By Ed Zwirn
(originally published in the Sunday New York Post on May 29, 2016)
The Bedford-Stuyvesant-based store is aiming to raise $50,000 to $100,000 via new rules that allow startup companies not registered with the Securities and Exchange Commission to crowdfund securities offerings.
The new rule took effect on May 16, and as of presstime, 29 companies had applied to raise money via nine funding “portals” using the new method, mandated by 2012’s Jumpstart Our Business Startups (JOBS) act.
So far Nextdoorganics has raised $2,851.
Under the act, smaller companies like Nextdoorganics can raise up to $1 million over a 12-month period through internet offerings. Individual investors with less than $100,000 of net worth will be allowed to invest up to $2,000 in those companies. Wealthier individuals will be able to risk 10 percent of their net worth.
Nextdoorganics CEO and co-founder Cook says he is satisfied so far with the progress of his company’s offering. “I’m anticipating that within the next 45 to 55 days, we can reach our goal,” he says. “We can close the offering any time we reach $50,000 of investment.”
Investors in the offering will be buying a stake in a fund controlled by Wefunder Advisors, a subsidiary of the portal. The advisory firm will hold onto investor stakes until the company makes an official initial public offering or gets a major injection of venture capital or “angel” investing. According to Wefunder, this payout could occur in “four to seven years, if ever.”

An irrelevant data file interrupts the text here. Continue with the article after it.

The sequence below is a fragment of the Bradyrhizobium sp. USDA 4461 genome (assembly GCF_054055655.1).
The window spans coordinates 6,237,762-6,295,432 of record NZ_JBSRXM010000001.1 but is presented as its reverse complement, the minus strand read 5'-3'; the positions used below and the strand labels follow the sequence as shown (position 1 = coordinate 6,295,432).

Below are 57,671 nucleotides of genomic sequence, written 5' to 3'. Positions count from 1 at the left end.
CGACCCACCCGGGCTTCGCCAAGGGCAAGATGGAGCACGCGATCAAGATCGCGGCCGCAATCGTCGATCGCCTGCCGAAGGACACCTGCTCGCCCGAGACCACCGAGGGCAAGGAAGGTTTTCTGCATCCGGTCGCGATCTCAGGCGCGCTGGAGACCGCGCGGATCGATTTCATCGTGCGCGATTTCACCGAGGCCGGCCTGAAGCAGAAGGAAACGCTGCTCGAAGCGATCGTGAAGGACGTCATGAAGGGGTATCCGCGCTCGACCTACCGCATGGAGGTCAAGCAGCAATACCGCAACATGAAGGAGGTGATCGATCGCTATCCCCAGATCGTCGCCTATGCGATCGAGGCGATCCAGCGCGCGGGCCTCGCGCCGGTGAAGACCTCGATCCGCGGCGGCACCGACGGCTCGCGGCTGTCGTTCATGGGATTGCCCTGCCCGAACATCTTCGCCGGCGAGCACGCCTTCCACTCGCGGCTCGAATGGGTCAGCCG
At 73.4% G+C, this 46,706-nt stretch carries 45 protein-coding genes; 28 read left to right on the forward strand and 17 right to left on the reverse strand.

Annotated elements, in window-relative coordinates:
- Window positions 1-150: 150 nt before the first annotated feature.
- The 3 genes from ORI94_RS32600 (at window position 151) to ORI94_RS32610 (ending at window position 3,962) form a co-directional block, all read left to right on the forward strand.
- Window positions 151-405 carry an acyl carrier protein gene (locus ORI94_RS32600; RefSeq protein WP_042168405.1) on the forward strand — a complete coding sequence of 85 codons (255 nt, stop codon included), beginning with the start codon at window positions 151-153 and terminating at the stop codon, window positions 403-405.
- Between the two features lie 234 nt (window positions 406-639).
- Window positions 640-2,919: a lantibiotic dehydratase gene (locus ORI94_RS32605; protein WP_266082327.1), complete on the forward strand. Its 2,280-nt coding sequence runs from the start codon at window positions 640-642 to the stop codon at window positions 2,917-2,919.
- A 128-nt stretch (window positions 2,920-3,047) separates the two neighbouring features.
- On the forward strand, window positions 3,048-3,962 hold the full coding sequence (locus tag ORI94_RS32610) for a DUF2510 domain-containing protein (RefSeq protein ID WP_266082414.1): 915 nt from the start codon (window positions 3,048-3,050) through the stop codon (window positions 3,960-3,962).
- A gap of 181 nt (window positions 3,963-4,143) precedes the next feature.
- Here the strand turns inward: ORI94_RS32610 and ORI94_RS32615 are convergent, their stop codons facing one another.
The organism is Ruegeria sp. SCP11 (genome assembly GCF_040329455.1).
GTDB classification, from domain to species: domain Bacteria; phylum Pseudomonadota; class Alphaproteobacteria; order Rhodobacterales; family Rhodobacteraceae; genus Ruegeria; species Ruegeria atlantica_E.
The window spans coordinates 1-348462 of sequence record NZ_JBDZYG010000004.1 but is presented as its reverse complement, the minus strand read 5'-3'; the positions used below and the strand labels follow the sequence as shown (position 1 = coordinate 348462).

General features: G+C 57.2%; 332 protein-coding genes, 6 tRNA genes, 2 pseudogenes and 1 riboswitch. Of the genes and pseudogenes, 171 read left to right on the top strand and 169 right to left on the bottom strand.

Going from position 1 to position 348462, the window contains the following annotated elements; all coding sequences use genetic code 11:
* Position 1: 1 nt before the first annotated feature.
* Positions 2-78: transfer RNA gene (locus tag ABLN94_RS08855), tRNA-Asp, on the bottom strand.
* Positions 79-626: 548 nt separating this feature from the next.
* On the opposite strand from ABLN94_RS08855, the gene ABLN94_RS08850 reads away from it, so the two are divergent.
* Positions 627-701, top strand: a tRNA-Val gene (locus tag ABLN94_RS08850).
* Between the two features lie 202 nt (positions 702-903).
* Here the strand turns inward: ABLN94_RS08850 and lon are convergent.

In the meantime, Cook says he is bullish on the prospects for his startup company, which has booked some $2.5 million of revenue in the five years since it was founded, $900,000 of that in 2015.
He says Nextdoorganics has a member list of more than 1,650 for its weekly food packages, which start at $25, and that it processes an average of 300 to 700 orders each week.
The crowdfunding effort, if successful, will enable his company to expand its business of providing healthy food to urban areas well beyond Brooklyn.
“We plan to take this model and scale it through the development of new technology,” he says. The new crowdfunding rules, he says, “pair very well with the ethos of our company of community-driven membership and community-driven growth.”